All season I have been photographing my beautiful Pinky Winky hydrangea shrub. Now I am ready to share my pictures, in a blooming timeline, to show the progression of the flower color from spring (summer) through fall.
The bush is lopsided because the deer decided that the buds would be a tasty treat (darn deer), but at least they left me some flowering stems.
So here you have the white to pink progression, with a surprise late white flower showing in my last photo. After all the blooms had turned totally dark pink, a lone white bloom appeared. It looks so pretty against the rest of the bush, that I made a hydrangea poster from the image to sell in my BlueHyd store.
If you are unfamiliar with this variety, the flowers begin as all white, then gradually become pink from the bottom up. As time goes on the pink darkens to a beautiful shade, which can be seen in my last image here.
I don’t have the exact dates listed, these photos were taken from the end of July through September. The hydrangeas don’t really start to grow flowers in my area (southwestern New Hampshire) until summer. The pinky winky is a fun one to watch as it changes throughout the season. This bush also attracts a lot of bees. So along with being a beautiful ornamental for the yard, I am helping to feed the wildlife – deer and bees! I don’t mind the bees, but those deer have plenty to eat without ruining my hydrangeas.
When I bought six hydrangea shrubs this past Spring, one of them was a Pee Gee (paniculata – Grandiflora). The tag said that it wanted some shade so after some thought, I ended up putting it at the edge of the yard near some big trees that would shade it partially. I didn’t know that it would bloom that first year but it did and had some very dainty, very white flowers at the ends of it’s long stems.
The flowers were pretty, but they drooped to the ground and we got lots of heavy rain after that which beat the bush down flat almost. By the time summer was over, the shrub was not looking too good. It has many, long thin branches that left the leaves lying in the dirt.
The Pinky Winky hydrangea is not one you will easily forget. The flowers are pretty shades of pink and white and the shrub itself can be eight feet tall. Plant this one someplace where it has room to branch out. It is a paniculata and is a sister of sorts to the “Limelight” hydrangea which also has cone shaped flowers, but they turn a light green.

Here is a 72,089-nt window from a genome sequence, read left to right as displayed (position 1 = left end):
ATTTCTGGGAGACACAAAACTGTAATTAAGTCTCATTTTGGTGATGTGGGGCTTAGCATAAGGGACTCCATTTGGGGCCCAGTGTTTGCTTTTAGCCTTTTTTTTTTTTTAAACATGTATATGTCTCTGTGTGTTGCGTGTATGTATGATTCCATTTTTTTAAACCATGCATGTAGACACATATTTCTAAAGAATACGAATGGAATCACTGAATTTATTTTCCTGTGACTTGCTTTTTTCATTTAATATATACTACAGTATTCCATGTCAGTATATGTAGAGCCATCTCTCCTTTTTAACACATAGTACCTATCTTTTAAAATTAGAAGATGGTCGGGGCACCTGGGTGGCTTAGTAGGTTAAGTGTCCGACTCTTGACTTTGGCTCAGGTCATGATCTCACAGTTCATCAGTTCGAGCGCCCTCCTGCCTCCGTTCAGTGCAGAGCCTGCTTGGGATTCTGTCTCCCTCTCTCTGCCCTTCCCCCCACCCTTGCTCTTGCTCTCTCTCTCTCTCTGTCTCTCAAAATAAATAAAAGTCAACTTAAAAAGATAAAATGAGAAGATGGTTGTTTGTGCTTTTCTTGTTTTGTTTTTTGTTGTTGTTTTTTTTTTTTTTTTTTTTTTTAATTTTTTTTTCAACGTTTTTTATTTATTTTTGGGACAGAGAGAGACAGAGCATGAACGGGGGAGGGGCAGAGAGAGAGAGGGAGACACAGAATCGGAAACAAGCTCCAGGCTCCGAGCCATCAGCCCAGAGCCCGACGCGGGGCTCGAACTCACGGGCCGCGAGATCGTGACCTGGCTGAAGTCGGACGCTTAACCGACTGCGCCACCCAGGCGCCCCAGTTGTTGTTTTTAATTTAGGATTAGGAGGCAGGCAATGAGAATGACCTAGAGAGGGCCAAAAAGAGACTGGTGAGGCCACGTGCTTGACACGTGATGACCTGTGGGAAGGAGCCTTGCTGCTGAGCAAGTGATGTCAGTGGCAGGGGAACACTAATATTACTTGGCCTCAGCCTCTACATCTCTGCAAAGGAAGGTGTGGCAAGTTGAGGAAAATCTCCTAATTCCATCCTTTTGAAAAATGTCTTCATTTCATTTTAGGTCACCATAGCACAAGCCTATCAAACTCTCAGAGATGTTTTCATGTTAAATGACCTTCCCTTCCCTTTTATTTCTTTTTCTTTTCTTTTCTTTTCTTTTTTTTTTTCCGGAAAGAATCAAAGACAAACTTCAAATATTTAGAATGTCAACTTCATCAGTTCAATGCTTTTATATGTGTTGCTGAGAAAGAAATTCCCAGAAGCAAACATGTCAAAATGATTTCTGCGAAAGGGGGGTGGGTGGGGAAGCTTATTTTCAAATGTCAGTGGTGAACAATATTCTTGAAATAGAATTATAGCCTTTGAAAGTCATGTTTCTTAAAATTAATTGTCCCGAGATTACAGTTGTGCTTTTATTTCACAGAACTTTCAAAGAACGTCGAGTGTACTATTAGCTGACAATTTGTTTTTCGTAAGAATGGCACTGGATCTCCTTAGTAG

Paniculatas are hardy and the flowers form on new wood – or new stems, and that means the pruning – if needed – should be done in late winter or very early Spring before the new buds set. This shrub will bloom in summer and into Fall, like many hydrangea varieties.
As you can see from the photo I’ve added (not mine), the blooms start off mostly white and fill out along the tall spire, shaped like a Christmas tree. Later the flowers will change color to pink. See a good picture of them at the Proven Winners site.
Remember to plant this one in either sun or partial shade, but the ground should be moist and cool. That is what most hydrangeas seem to like.
I look forward to growing my own this year, and then I’ll add my own photos.
The Limelight hydrangea (paniculata) is popular for it’s size and stunning, large white flowers that become light green. The shrub will grow to be very large (8-9 feet tall and can be pruned into a tree) and the blooms last from mid-summer through Fall when the flowers may change color becoming pinkish.
The best thing about hydrangeas, besides their huge flowers, color variety (as if that wasn’t enough!) is their long lasting blooms. Does any other flower last as long? I can’t think of one. And then in fall, the flowers can be dried to last all winter. Show me something better!
I don’t know much about the limelight hydrangea, so I am finding out.
It is hardy in zones 3-8
Very hardy and can withstand drought conditions once established
Flower color can’t be changed by soil amendments
Flowers are held upright on the end of stems (no dragging on the ground)